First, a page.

Researchers Decipher Antikythera Mechanism Text
Friday, June 10, 2016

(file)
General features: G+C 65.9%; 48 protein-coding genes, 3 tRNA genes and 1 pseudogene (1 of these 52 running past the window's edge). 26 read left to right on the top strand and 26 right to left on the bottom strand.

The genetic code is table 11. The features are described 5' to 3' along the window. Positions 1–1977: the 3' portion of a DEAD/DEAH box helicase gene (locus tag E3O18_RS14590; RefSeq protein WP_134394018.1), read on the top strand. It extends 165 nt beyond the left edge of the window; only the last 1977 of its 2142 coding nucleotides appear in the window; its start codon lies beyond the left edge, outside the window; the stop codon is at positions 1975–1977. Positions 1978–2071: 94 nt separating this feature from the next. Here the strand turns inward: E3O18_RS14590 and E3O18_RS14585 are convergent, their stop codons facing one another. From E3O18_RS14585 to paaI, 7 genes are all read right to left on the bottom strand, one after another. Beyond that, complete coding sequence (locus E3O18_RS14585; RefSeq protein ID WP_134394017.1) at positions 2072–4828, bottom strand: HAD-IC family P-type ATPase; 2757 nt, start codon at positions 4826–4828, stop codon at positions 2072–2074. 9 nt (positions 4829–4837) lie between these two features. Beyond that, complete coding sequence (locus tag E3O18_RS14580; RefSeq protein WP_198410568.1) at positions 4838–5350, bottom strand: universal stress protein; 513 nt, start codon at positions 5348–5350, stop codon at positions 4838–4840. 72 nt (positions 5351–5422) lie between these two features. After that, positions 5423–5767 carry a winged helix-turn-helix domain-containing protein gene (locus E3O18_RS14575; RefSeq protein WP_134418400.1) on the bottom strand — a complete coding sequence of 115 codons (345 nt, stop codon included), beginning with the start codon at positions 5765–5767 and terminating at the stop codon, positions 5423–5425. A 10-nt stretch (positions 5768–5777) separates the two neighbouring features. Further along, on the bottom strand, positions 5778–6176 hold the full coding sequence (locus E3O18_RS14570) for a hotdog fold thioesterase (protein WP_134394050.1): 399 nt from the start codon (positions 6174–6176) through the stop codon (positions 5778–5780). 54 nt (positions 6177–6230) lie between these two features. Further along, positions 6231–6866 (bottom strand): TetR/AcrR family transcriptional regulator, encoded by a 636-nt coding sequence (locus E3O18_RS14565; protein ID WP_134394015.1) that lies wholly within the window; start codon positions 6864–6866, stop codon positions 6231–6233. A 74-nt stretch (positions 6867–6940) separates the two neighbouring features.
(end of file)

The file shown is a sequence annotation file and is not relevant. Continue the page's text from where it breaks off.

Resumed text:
ATHENS, GREECE—Using X-ray scanning equipment and imaging technology, an international team of scientists has read most of the explanatory text engraved in tiny letters on the known surviving fragments of the Antikythera Mechanism. Mike Edmunds of Cardiff University said that the text does not instruct the reader on the use of the device, but is more like a descriptive label. The artifact, recovered from a first-century B.C. shipwreck off the coast of a Greek island in the early years of the twentieth century, is made up of bronze gears and plates, and was probably encased in wood and operated with a hand crank. It is thought to have functioned as an astronomical instrument to track the position of the sun, the phases of the moon, the positions of the planets, and the timing of eclipses. “It’s like a textbook of astronomy as it was understood then, which connected the movements of the sky and the planets with the lives of the ancient Greeks and their environment,” Alexander Jones of New York University said in an Associated Press report. Investigators have returned to the shipwreck to look for more pieces of the device. For more on archaeology in Greece, go to "The Acropolis of Athens."
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